Is reading reviews OK?

Here’s post no. 2 from Selected Audiobooks …

I’m not a subscriber to YALSA-BK, but some of my committee colleagues read it, and wrote to the Selected Audiobooks listserv about a recent spate of postings about audiobooks and whether it’s appropriate for teens to listen to (as opposed to reading) required and/or summer reading titles.

They noted that that discussion soon morphed into one about favorite audiobooks, and they realized that many of the books that YALSA-BK posters had said were their favorites had not – in fact — risen to the top for them. (In our listserv discussions about the YALSA-BK listserv discussion, no titles were mentioned, so I truly don’t know which books anyone here is talking about.) One colleague wondered if it was appropriate for a member of Selected Audiobooks to write about audiobooks that she’s enjoyed (and perhaps nominated) in a public forum like YALSA-BK. Is she inappropriately sharing what should remain an internal discussion and/or skewing an electronic conversation by posting an opinion as a member of our committee? Are we being unduly influenced by others’ opinions when we read reviews or listservs like YALSA-BK?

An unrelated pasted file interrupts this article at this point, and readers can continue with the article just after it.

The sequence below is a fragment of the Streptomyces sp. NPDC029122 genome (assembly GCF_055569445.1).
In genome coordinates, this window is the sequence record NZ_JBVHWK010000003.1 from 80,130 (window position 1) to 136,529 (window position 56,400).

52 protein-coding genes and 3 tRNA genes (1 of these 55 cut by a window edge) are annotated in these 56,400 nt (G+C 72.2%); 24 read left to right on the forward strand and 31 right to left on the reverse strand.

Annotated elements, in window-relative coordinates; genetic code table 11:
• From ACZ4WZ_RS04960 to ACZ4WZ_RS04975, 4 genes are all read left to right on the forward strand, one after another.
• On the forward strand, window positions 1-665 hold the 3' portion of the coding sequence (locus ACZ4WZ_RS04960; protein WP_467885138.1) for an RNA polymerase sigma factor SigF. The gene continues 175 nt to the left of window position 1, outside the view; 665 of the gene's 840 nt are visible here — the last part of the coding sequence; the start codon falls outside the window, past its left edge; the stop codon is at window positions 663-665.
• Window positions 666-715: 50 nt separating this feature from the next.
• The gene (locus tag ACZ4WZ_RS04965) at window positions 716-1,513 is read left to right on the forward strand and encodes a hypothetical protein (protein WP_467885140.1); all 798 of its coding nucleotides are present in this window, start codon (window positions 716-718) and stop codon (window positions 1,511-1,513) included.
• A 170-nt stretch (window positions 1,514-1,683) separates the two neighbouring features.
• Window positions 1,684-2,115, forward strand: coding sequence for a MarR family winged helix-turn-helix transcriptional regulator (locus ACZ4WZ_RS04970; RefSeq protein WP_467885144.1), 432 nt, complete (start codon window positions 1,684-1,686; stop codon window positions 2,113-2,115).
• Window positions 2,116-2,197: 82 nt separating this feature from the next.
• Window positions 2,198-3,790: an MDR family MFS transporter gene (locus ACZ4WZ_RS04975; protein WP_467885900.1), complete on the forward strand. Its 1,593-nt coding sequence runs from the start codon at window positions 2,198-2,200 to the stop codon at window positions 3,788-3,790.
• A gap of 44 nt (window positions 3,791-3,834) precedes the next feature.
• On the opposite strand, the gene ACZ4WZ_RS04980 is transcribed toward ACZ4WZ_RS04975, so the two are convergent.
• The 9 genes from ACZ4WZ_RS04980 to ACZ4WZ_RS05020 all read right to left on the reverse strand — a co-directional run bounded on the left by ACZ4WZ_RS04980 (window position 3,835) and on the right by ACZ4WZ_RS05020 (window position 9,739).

I leapt in with “heck, no!” to this query, since our committee deliberations are public (although our listserv discussions are not), and any of our opinions are just that – our own opinions. I went on (because I do go on and on …) to say that I thought that we represented the larger YALSA membership as committee members and that to share our opinions about why we thought something was great (or not so) as an audiobook was – in fact – a service to the membership. I share my opinions freely – and fully identified as my opinions – on my blog, which I am shyly sharing with you today [but for some reason the YALSA blog software doesn’t like blogspot, so it’s not linking here, so here’s how you find it: readingwithmyears dot blogspot dot com]. I am sharing shyly, because my blog is very basic and is not nearly as entertaining as Betsy Bird’s or Tasha Saecker’s Kids Lit or Hip Librarians [whose blog address doesn’t make the YALSA blog software happy either, but can be found by Googling hip librarians] or some other blog I don’t know about. I also said that I found reading others’ opinions helped me to consider other aspects of a book that I had overlooked or dismissed for one reason or another. I say, bring on all opinions!